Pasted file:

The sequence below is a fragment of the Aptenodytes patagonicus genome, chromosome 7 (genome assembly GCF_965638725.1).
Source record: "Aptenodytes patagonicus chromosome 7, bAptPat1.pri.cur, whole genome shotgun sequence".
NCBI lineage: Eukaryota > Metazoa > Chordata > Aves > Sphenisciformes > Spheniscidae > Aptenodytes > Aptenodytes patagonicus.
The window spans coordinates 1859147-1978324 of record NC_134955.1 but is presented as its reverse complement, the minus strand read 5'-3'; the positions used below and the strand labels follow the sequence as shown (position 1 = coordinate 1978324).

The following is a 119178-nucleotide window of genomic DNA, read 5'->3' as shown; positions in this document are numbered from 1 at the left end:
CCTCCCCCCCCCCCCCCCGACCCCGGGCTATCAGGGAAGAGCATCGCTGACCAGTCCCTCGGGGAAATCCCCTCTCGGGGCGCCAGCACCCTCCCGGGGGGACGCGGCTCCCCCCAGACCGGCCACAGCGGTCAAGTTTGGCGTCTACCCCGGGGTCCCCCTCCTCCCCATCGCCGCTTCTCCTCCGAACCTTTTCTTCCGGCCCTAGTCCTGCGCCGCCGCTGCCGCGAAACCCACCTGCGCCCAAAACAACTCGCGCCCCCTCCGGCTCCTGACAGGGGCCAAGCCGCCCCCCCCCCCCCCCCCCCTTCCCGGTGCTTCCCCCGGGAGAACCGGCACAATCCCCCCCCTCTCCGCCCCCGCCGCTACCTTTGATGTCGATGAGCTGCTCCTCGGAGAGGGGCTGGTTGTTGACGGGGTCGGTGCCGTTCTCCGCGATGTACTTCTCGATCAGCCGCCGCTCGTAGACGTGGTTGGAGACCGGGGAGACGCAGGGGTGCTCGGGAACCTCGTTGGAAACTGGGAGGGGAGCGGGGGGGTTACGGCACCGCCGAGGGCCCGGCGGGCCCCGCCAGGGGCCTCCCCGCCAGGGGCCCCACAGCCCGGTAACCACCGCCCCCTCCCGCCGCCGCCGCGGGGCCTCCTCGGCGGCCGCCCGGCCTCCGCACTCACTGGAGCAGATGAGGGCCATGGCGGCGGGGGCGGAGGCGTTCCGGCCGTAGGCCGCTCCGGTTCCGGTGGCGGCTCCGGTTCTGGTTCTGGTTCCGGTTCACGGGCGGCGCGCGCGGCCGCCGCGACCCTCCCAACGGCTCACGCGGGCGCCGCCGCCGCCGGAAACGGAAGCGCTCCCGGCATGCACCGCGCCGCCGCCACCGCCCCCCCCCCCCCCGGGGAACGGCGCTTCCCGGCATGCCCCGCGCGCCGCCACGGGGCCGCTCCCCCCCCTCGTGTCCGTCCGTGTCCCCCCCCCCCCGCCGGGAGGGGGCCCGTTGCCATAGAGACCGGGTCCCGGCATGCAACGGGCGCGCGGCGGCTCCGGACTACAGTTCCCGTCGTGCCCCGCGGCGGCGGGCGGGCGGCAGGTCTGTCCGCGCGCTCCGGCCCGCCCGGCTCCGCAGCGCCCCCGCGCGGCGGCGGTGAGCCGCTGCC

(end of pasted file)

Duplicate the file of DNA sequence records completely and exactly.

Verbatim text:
The sequence below is a fragment of the Aptenodytes patagonicus genome, chromosome 7 (genome assembly GCF_965638725.1).
Source record: "Aptenodytes patagonicus chromosome 7, bAptPat1.pri.cur, whole genome shotgun sequence".
NCBI lineage: Eukaryota > Metazoa > Chordata > Aves > Sphenisciformes > Spheniscidae > Aptenodytes > Aptenodytes patagonicus.
The window spans coordinates 1859147-1978324 of record NC_134955.1 but is presented as its reverse complement, the minus strand read 5'-3'; the positions used below and the strand labels follow the sequence as shown (position 1 = coordinate 1978324).

The following is a 119178-nucleotide window of genomic DNA, read 5'->3' as shown; positions in this document are numbered from 1 at the left end:
CCTCCCCCCCCCCCCCCCGACCCCGGGCTATCAGGGAAGAGCATCGCTGACCAGTCCCTCGGGGAAATCCCCTCTCGGGGCGCCAGCACCCTCCCGGGGGGACGCGGCTCCCCCCAGACCGGCCACAGCGGTCAAGTTTGGCGTCTACCCCGGGGTCCCCCTCCTCCCCATCGCCGCTTCTCCTCCGAACCTTTTCTTCCGGCCCTAGTCCTGCGCCGCCGCTGCCGCGAAACCCACCTGCGCCCAAAACAACTCGCGCCCCCTCCGGCTCCTGACAGGGGCCAAGCCGCCCCCCCCCCCCCCCCCCCTTCCCGGTGCTTCCCCCGGGAGAACCGGCACAATCCCCCCCCTCTCCGCCCCCGCCGCTACCTTTGATGTCGATGAGCTGCTCCTCGGAGAGGGGCTGGTTGTTGACGGGGTCGGTGCCGTTCTCCGCGATGTACTTCTCGATCAGCCGCCGCTCGTAGACGTGGTTGGAGACCGGGGAGACGCAGGGGTGCTCGGGAACCTCGTTGGAAACTGGGAGGGGAGCGGGGGGGTTACGGCACCGCCGAGGGCCCGGCGGGCCCCGCCAGGGGCCTCCCCGCCAGGGGCCCCACAGCCCGGTAACCACCGCCCCCTCCCGCCGCCGCCGCGGGGCCTCCTCGGCGGCCGCCCGGCCTCCGCACTCACTGGAGCAGATGAGGGCCATGGCGGCGGGGGCGGAGGCGTTCCGGCCGTAGGCCGCTCCGGTTCCGGTGGCGGCTCCGGTTCTGGTTCTGGTTCCGGTTCACGGGCGGCGCGCGCGGCCGCCGCGACCCTCCCAACGGCTCACGCGGGCGCCGCCGCCGCCGGAAACGGAAGCGCTCCCGGCATGCACCGCGCCGCCGCCACCGCCCCCCCCCCCCCCGGGGAACGGCGCTTCCCGGCATGCCCCGCGCGCCGCCACGGGGCCGCTCCCCCCCCTCGTGTCCGTCCGTGTCCCCCCCCCCCCGCCGGGAGGGGGCCCGTTGCCATAGAGACCGGGTCCCGGCATGCAACGGGCGCGCGGCGGCTCCGGACTACAGTTCCCGTCGTGCCCCGCGGCGGCGGGCGGGCGGCAGGTCTGTCCGCGCGCTCCGGCCCGCCCGGCTCCGCAGCGCCCCCGCGCGGCGGCGGTGAGCCGCTGCC